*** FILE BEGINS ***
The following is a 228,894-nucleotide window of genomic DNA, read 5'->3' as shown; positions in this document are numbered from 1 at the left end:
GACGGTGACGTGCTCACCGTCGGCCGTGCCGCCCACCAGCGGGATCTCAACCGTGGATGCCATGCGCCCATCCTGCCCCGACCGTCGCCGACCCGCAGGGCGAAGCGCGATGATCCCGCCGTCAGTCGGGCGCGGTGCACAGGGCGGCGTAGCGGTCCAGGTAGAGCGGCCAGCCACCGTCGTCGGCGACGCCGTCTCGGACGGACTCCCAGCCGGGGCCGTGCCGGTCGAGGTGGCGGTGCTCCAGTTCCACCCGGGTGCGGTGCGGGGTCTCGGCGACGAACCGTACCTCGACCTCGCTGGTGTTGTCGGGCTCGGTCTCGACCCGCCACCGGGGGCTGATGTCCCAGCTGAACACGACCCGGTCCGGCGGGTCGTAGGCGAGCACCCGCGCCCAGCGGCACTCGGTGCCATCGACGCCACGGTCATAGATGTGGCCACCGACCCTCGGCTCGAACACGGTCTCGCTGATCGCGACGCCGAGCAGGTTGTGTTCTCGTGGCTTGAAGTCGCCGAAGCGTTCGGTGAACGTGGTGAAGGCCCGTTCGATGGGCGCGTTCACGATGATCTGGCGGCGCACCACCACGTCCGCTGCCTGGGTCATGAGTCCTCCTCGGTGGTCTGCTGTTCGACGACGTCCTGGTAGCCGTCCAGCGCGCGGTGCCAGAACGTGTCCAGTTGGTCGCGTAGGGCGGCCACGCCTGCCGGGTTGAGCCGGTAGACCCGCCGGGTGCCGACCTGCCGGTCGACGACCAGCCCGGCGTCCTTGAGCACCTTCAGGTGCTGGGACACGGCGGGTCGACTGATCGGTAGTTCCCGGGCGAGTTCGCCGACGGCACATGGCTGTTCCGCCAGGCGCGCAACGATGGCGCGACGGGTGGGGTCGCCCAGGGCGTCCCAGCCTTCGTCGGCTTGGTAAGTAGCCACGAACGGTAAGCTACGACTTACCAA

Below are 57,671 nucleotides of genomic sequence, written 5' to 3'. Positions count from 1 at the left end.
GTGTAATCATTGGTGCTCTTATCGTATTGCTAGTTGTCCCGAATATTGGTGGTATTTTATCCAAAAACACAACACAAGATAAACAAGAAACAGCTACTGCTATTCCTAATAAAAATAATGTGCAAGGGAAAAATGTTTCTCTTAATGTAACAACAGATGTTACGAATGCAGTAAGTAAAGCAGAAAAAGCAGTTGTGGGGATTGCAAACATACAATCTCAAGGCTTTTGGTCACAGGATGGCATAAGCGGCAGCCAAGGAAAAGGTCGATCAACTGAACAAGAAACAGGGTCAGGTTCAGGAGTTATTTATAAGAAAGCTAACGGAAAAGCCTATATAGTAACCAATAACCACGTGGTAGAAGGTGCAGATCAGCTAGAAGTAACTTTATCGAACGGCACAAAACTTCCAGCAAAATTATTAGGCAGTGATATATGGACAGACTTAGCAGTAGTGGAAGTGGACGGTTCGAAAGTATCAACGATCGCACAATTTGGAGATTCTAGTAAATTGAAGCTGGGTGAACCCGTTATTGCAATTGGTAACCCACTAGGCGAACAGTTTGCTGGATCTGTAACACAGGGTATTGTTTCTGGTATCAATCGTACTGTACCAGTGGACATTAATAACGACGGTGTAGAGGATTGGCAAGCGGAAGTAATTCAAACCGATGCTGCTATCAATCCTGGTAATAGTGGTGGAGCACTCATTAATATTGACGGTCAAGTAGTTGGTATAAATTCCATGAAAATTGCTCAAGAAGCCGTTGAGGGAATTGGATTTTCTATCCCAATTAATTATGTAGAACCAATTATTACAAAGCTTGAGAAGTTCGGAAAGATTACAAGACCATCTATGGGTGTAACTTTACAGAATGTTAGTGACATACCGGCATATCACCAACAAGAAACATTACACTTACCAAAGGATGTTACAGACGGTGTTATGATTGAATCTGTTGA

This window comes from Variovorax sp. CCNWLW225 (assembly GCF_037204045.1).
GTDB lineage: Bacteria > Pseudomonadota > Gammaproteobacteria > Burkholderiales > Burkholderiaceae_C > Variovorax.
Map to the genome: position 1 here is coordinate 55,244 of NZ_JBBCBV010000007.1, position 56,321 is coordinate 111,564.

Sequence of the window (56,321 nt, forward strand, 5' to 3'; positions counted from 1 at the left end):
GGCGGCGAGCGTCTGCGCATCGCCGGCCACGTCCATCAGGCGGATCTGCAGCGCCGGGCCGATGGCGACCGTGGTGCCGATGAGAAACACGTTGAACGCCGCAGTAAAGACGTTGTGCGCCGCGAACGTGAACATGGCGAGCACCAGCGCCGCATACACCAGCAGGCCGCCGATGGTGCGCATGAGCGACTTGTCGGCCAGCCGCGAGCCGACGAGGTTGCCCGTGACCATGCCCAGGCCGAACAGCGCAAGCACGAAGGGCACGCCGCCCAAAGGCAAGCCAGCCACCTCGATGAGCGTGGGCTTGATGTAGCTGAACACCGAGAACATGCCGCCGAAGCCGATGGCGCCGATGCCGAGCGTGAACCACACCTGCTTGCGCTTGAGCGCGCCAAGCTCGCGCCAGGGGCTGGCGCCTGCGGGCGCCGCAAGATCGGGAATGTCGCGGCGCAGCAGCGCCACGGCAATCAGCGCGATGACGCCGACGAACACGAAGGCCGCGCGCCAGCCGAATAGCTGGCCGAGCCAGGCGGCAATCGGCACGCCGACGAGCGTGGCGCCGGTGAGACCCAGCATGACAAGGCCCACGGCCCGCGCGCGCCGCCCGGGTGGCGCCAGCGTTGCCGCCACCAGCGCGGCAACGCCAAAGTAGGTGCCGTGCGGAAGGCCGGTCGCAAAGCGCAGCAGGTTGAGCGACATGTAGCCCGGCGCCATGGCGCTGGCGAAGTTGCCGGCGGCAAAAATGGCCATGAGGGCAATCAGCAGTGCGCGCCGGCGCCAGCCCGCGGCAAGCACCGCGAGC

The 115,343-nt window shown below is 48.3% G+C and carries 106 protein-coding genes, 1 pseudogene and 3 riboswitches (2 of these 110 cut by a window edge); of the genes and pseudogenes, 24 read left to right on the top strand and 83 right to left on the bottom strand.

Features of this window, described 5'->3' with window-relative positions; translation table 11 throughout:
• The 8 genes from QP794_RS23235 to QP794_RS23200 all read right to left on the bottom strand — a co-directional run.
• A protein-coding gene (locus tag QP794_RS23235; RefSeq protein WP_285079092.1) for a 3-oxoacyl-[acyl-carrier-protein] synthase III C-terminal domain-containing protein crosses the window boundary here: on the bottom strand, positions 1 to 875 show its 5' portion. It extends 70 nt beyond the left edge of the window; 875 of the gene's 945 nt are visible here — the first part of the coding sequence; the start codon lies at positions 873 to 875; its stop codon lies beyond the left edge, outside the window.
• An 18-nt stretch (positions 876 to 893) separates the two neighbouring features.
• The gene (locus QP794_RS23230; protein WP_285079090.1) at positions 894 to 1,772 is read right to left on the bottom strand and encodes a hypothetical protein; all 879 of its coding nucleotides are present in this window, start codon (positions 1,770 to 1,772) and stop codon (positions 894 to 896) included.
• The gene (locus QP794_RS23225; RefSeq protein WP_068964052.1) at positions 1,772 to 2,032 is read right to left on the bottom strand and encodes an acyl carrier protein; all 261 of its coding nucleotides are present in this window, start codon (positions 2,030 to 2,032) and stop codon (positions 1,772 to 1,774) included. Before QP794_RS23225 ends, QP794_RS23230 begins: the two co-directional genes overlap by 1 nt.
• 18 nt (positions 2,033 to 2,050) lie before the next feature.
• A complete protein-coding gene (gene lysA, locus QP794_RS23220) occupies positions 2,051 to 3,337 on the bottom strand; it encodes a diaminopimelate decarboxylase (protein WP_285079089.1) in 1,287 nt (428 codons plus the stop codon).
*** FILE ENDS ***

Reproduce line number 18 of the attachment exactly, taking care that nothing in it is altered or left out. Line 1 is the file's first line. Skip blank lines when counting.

• A complete protein-coding gene (gene lysA, locus QP794_RS23220) occupies positions 2,051 to 3,337 on the bottom strand; it encodes a diaminopimelate decarboxylase (protein WP_285079089.1) in 1,287 nt (428 codons plus the stop codon).